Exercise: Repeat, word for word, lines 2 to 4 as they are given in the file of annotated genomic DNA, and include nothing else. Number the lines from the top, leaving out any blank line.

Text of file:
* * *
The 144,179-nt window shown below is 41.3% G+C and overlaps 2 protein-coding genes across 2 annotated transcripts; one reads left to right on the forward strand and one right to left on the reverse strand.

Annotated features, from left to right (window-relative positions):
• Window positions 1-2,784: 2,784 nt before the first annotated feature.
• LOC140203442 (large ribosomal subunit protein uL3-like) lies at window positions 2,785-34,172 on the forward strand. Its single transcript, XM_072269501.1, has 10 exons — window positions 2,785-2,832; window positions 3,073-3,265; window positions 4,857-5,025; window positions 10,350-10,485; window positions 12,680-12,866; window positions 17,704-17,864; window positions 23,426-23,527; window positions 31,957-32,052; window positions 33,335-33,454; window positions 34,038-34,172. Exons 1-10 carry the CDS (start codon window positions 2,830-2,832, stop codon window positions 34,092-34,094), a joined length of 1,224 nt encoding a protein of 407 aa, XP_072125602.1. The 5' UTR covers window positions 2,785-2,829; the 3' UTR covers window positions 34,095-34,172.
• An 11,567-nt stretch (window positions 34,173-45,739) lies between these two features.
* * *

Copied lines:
Annotated features, from left to right (window-relative positions):
• Window positions 1-2,784: 2,784 nt before the first annotated feature.
• LOC140203442 (large ribosomal subunit protein uL3-like) lies at window positions 2,785-34,172 on the forward strand. Its single transcript, XM_072269501.1, has 10 exons — window positions 2,785-2,832; window positions 3,073-3,265; window positions 4,857-5,025; window positions 10,350-10,485; window positions 12,680-12,866; window positions 17,704-17,864; window positions 23,426-23,527; window positions 31,957-32,052; window positions 33,335-33,454; window positions 34,038-34,172. Exons 1-10 carry the CDS (start codon window positions 2,830-2,832, stop codon window positions 34,092-34,094), a joined length of 1,224 nt encoding a protein of 407 aa, XP_072125602.1. The 5' UTR covers window positions 2,785-2,829; the 3' UTR covers window positions 34,095-34,172.